It took Arlo two days to stop needing the breast for comfort and after another week he was falling asleep with mum sitting next to his cot. After two weeks he was falling asleep all on his own! His naps took a good three weeks to consolidate but he got there! Mum was amazing and was so consistent and that is why it worked!
The 4 month sleep regression will affect some babies and not others. It is a developmental period that all babies will pass through. This development means that a baby's sleep cycles will start becoming more like and adults and they can start waking between each sleep cycle (around 45-50 minutes) and if they do not know how to get back to sleep themselves they will wake looking for help. Around this age parents really need to start respecting their baby's need for sleep (as they would food) and this often means putting a stop to napping on the go. Overtired babies do not sleep well and napping on the go most often leads to catnapping and then overnight waking.
To make positive changes to your child's sleep, take a look at my sleep packages where I outline everything in detail!
*Names have been changed for privacy reasons
tips for better sleep...
A DARK ROOM
Have you ever tried to sleep in a very light room? It's near impossible - it's amazing what a difference just closing some shutters or blinds will make. For babies a dark room is comforting as it takes away all stimulation that will prevent them from sleep. A dark room also helps in production of the sleep hormone melatonin, which is only produced in the dark. Melatonin is a hormone that is produced by the pineal gland in the brain. Levels of this hormone vary in 24 hour cycles and are controlled by our body clock. It's production is reduced by being in bright light. Having a black out blind that makes the room DARK will pay dividends for your baby's sleep. It will help naps during the day as a dark room will help your baby to link sleep cycles more easily and will prevent any early morning wake-ups - particularly in summer. Who wants a baby that wakes between 4:30am and 5:00am? It is also really helpful when you need to put your baby to bed and the sun is still shining outside - especially important for those who have daylight savings time!
White noise is calming and relaxing for babies. It helps them to focus on one thing if they are overtired or overstimulated. Some toys and loveys play white noise, which is great but most only play it for 30 minutes. To be effective white noise needs to be played for the duration of all naps and all night. The best volume for white noise is 65dB - around the sound of a running shower. White noise also eliminates outside sounds that may wake your baby up - for example, early morning rubbish trucks and loud birds. If you have an older child in the house it will also mean that they do not have to be quiet every time your baby is napping.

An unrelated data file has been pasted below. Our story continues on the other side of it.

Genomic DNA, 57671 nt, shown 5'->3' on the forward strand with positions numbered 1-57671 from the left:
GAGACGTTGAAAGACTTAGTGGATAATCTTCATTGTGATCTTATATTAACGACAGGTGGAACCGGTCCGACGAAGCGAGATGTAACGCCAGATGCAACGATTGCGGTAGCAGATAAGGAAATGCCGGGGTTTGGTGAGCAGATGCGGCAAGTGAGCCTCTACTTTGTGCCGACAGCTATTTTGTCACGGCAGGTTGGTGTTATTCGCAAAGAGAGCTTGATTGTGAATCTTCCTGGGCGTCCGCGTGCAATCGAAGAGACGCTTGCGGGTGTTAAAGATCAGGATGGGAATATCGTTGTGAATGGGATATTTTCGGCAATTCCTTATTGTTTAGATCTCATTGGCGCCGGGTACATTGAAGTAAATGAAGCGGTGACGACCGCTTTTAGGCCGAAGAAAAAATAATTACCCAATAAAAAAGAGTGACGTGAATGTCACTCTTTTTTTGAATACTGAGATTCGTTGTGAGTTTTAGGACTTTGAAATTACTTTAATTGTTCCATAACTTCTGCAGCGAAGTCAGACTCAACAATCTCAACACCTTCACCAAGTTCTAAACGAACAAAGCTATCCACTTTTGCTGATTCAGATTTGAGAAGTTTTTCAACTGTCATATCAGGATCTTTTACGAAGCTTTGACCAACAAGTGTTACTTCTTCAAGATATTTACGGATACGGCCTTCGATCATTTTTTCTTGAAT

HAVE THEY HAD TOO MUCH OR TOO LITTLE AWAKE TIME?
Babies can be both overtired and under tired - either of these scenarios will mean they are very hard to settle. Under tiredness leads to poor naps and over tiredness leads to night waking. Babies are constantly developing meaning before the age of 6 months, their awake time changes constantly!
This can be a simple thing to add to help your baby on the road to a restful night's sleep. It is an object that becomes emotionally comforting for your baby and they really learn to love it as the years go on. You can introduce a lovey between the ages of 4 and 6 months - this gives your baby plenty of time to become attached! When introducing it, make it smell like mum! Wear it down your top and sleep with it down your top for a few nights so that your smell is transferred. To make your baby's lovey a comfort object and differentiate it from a toy, it's important to reserve the lovey for sleep and/or feeding time (milk). I highly recommend buying 3 of the same and swap them over regularly so that your baby cannot tell the difference. This really helps if one gets lost. Babies are sensitive to changes in texture and smell so there will be less chance of a protest if all loveys have been equally adored.
A swaddle will be extremely comforting to your baby and I suggest that you keep your baby swaddled until 16 weeks. The only reason for un swaddling before then would be because they are starting to roll. Swaddling makes your baby feel like they are in the womb - they are confined and comforted. It will also eliminate the chance of them waking themselves up due to the Moro (startle) reflex.
Once your baby is ready to be weaned off the swaddle you can transition to a good-quality tog-rated sleeping bag, which becomes such a wonderful, positive sleep association. Use a sleeping bag for all naps and overnight. Sleeping bags ensure that your baby is not too hot or too cold. Most sleeping bags come with a temperature and clothing layer chart. Check the temperature of your room and use the appropriate layers for the temperature under the sleeping bag. The ideal temperature for a baby's room is between 18 and 20 degrees celsius.
Lauryn Stanlake - Infant and Child Sleep Consultant